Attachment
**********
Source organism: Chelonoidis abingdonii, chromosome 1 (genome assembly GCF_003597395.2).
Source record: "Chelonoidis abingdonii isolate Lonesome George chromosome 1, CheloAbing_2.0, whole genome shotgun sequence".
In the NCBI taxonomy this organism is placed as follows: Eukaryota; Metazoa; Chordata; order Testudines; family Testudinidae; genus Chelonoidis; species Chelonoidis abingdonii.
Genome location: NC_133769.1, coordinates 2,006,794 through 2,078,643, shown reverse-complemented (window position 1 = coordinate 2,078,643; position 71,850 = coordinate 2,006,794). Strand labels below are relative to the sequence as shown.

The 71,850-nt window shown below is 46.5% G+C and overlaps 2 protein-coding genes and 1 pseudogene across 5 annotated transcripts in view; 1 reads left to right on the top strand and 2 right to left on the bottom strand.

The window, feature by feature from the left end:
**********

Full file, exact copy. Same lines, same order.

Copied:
Source organism: Chelonoidis abingdonii, chromosome 1 (genome assembly GCF_003597395.2).
Source record: "Chelonoidis abingdonii isolate Lonesome George chromosome 1, CheloAbing_2.0, whole genome shotgun sequence".
In the NCBI taxonomy this organism is placed as follows: Eukaryota; Metazoa; Chordata; order Testudines; family Testudinidae; genus Chelonoidis; species Chelonoidis abingdonii.
Genome location: NC_133769.1, coordinates 2,006,794 through 2,078,643, shown reverse-complemented (window position 1 = coordinate 2,078,643; position 71,850 = coordinate 2,006,794). Strand labels below are relative to the sequence as shown.

The 71,850-nt window shown below is 46.5% G+C and overlaps 2 protein-coding genes and 1 pseudogene across 5 annotated transcripts in view; 1 reads left to right on the top strand and 2 right to left on the bottom strand.

The window, feature by feature from the left end: